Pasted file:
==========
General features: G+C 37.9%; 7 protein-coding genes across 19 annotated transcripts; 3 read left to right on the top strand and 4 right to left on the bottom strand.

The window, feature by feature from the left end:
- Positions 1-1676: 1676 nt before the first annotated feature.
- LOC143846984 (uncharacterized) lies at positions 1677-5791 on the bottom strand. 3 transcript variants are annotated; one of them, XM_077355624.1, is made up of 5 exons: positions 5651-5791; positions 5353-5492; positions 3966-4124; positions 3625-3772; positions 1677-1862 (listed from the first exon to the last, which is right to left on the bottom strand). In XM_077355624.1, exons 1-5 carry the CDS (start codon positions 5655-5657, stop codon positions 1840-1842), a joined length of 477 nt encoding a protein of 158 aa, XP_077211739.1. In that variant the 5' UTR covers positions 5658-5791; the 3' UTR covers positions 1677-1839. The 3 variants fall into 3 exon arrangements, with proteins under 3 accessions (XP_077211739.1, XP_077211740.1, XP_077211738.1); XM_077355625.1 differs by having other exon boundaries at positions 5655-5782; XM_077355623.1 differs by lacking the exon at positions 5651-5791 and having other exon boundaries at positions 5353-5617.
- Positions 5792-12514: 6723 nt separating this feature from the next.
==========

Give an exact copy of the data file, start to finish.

General features: G+C 37.9%; 7 protein-coding genes across 19 annotated transcripts; 3 read left to right on the top strand and 4 right to left on the bottom strand.

The window, feature by feature from the left end:
- Positions 1-1676: 1676 nt before the first annotated feature.
- LOC143846984 (uncharacterized) lies at positions 1677-5791 on the bottom strand. 3 transcript variants are annotated; one of them, XM_077355624.1, is made up of 5 exons: positions 5651-5791; positions 5353-5492; positions 3966-4124; positions 3625-3772; positions 1677-1862 (listed from the first exon to the last, which is right to left on the bottom strand). In XM_077355624.1, exons 1-5 carry the CDS (start codon positions 5655-5657, stop codon positions 1840-1842), a joined length of 477 nt encoding a protein of 158 aa, XP_077211739.1. In that variant the 5' UTR covers positions 5658-5791; the 3' UTR covers positions 1677-1839. The 3 variants fall into 3 exon arrangements, with proteins under 3 accessions (XP_077211739.1, XP_077211740.1, XP_077211738.1); XM_077355625.1 differs by having other exon boundaries at positions 5655-5782; XM_077355623.1 differs by lacking the exon at positions 5651-5791 and having other exon boundaries at positions 5353-5617.
- Positions 5792-12514: 6723 nt separating this feature from the next.